WASHINGTON, Sept. 18, 2014 (GLOBE NEWSWIRE) -- The next generation learning platform, Fishtree, has this week launched a new feature set to accelerate its impact on the EdTech industry. Fishtree, a global leader in education technology, focused on providing the most powerful education solutions, has branded the launch significant in its unique approach to improving the overall teaching and learning experience.
- See more at: http://globenewswire.com/news-release/2014/09/18/666850/10098305/en/EdTech-Company-Fishtree-Launches-New-Analytics-Feature-to-Revolutionize-the-Learning-Process.html#sthash.L3AD2wLc.dpuf
When you bring devices of any kind into your classroom, there need to be some rules to go along with them. Establishing guidelines for your students when they’re using technology is best done early on and reinforced often – with students of all ages! This doesn’t mean just setting out rules about not eating and …
"Who else finds professional development one of the dullest routines in education? For some reason, what should be one of the most exciting and engaging aspects of a teaching career has become a mundane practice, limited to boring meetings and conferences that often leave you feeling less motivated than after a meeting with your bank on that unattainable loan. What makes it so boring? The fact that those encouraging professional development are speaking the wrong language. For most educators - teachers, principals, and superintendents alike - the aim is to learn; to get motivated; to discover; to collaborate; to think. Yet what we too often get is instruction, rather than construction.
Register: Join The #PDfun Movement!
"Changing the world sounds like a tall order. But in reality, educators play their role to help change the world every single day. The summer is a great time to start planting seeds of change in our personal or professional practice. Here are a few quick ideas to keep in mind over the next few weeks before we gear up to go back to school.
Changing the world sounds like a tall order. But in reality, educators play their role to help change the world every single day. The summer is a great time to start planting seeds of change in our personal or professional practice. Here are a few quick ideas to keep in mind over the next few weeks before we gear up to go back to school."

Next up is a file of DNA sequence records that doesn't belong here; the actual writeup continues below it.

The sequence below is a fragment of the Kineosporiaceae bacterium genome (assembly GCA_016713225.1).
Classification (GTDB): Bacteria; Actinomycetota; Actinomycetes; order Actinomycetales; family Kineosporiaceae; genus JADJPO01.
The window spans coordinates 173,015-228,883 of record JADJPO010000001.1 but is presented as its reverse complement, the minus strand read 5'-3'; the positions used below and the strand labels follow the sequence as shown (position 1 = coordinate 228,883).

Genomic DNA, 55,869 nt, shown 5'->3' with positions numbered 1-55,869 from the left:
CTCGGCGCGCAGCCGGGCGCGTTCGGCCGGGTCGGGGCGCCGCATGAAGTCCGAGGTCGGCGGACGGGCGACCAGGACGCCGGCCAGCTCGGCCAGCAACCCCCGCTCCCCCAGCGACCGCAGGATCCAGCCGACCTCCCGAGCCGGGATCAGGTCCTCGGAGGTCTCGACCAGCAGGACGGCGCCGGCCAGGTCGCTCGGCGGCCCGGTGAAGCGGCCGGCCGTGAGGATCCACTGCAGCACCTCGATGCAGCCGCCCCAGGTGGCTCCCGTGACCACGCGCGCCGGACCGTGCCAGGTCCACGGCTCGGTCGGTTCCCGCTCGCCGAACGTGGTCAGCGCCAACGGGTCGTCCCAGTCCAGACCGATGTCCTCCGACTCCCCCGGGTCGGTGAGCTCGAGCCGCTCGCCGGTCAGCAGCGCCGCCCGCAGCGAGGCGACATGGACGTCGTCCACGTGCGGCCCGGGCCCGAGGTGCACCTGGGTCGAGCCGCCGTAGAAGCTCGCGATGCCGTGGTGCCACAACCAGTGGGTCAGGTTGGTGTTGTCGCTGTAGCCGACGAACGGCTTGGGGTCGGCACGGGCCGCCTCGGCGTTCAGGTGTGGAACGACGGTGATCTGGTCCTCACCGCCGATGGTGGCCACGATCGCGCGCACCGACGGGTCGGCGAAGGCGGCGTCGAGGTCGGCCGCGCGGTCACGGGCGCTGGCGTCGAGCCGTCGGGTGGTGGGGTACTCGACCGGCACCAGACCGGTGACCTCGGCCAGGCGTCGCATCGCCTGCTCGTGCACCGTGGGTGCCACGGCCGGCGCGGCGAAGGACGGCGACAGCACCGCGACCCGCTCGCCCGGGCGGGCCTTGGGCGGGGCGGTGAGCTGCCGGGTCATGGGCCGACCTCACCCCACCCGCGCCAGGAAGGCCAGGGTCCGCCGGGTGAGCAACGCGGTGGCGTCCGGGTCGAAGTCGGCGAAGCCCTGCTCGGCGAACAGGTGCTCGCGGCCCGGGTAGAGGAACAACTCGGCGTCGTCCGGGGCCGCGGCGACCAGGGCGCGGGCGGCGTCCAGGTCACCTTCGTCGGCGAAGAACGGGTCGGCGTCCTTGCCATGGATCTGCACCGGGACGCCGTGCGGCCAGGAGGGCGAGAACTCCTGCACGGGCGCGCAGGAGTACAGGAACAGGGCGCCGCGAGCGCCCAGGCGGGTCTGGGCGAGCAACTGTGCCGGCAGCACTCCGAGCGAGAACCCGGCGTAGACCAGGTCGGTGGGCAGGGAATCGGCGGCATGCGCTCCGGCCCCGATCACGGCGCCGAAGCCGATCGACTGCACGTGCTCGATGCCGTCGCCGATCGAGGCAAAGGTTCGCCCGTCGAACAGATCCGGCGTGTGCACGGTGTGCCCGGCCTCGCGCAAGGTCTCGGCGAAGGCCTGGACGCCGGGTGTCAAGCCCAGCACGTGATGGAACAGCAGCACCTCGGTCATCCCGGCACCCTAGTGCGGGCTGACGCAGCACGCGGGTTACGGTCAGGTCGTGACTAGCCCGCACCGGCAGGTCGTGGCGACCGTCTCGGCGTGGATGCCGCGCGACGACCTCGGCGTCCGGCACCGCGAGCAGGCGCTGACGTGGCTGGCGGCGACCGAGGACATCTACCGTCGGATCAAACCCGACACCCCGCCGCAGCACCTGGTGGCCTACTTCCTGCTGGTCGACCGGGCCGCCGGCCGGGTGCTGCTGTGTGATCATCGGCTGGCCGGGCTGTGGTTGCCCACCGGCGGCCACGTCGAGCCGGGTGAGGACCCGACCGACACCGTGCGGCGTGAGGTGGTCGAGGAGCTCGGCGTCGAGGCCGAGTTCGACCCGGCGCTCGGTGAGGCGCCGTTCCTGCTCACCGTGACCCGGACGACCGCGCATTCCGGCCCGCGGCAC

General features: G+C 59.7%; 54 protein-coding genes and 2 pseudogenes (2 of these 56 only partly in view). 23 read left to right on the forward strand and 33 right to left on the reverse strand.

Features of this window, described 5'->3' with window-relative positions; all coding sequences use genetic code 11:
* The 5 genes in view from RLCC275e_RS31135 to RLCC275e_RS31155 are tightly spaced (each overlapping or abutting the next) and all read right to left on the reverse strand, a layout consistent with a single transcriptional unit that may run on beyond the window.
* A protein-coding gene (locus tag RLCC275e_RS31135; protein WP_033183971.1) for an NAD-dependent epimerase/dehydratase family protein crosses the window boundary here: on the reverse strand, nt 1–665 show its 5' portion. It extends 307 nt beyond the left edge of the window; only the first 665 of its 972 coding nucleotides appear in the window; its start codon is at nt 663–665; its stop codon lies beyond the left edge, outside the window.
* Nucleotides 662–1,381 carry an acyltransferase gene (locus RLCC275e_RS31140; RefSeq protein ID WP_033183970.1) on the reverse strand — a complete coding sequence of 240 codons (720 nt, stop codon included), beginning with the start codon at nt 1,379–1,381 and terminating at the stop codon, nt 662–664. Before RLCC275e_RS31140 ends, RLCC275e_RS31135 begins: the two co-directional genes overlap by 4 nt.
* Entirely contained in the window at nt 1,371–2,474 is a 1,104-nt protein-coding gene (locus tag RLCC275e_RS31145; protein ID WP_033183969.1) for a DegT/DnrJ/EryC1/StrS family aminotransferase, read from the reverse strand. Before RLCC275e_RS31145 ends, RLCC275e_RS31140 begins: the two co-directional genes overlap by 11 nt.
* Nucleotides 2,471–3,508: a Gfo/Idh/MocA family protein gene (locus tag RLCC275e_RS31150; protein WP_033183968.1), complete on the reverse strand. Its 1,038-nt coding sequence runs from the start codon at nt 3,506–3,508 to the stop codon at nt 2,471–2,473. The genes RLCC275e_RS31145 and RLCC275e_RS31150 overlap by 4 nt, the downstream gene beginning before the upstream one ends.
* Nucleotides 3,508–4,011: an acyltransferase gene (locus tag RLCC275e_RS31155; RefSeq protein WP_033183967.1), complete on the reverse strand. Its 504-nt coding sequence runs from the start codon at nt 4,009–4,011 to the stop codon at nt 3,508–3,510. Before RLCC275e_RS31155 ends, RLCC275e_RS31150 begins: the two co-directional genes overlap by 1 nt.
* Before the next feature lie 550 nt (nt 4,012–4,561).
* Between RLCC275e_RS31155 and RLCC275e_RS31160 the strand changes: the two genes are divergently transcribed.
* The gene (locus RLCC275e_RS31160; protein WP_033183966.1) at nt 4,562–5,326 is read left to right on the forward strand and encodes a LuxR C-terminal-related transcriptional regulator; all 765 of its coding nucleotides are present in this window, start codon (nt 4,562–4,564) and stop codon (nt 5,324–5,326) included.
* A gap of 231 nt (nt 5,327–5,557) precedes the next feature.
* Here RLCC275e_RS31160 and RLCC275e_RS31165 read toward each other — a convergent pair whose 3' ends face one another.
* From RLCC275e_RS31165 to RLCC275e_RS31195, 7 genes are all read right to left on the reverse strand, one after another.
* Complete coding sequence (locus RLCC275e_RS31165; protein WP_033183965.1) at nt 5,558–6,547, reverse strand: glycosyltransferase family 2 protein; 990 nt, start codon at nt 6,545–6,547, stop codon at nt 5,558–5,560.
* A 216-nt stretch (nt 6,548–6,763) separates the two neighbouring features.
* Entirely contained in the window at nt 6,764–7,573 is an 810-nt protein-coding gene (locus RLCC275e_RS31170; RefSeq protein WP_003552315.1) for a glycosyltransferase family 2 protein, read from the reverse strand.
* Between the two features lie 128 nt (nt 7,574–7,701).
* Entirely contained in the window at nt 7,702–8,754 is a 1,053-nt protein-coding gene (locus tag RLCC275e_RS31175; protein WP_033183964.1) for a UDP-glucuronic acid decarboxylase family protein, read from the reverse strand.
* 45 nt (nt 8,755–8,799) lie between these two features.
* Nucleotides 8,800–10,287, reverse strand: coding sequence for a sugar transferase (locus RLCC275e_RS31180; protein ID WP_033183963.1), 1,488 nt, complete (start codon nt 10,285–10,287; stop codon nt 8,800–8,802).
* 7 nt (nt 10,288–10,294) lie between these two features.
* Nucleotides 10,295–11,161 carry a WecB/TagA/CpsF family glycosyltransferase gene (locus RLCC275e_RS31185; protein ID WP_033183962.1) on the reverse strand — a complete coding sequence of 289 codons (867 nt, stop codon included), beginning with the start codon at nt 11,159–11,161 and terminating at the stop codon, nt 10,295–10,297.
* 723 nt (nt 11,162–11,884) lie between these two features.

As we’ve studied the educational process, it’s become clear that students learn in a variety of ways and that no single approach is always successful in a classroom. What makes complete sense to one student may sound like gibberish to another. Competency-based or “personalized” learning allows students to master skills at their own pace with …
Via Tom D'Amico (@TDOttawa)
"I feel so stuck. Nobody seems to get my ideas or feel my passion for teaching.”
In the years when my colleagues and I "invented" differentiation--as countless teachers have invented it before and since--there were no books to explain "differentiation" to us, no videos to model it, no conferences to attend to help us over inevitable humps. We worked from one conviction and five principles. We began with the conviction that we could not serve our obviously heterogeneous students if we taught them without regard to their differences. From that launching pad, we came to five guiding principles.
1) We needed to teach what mattered most in the content for which we had responsibility and in a way that helped students see why it mattered. We asked ourselves often, "Why are we asking the kids to learn this??" Textbooks, grades and tests were not acceptable answers.
2) We needed to plan for student engagement. There was an ad slogan at the time that said, "Medicine doesn't have to taste bad to be good." We clung to the belief that we could be creative enough to teach whatever needed teaching in ways that appealed to young adolescents.
3) We had to build a sense of community--a team of learners--so that both teachers and students had partners for success.
4) We needed to emphasize the primacy of growth--for every student, every day.
5) We had to figure out an ebb and flow of classroom time that allowed a balance between what the class needed to do as a whole and what students needed to do individually or in small groups.
From those "givens," we made proposals. "What if we try it this way?" We shared successes--and lesson plans, and materials. We became comfortable with saying, "That was a mess. There's got to be a better way. Let's look at why this approach worked, or didn't, and go from there."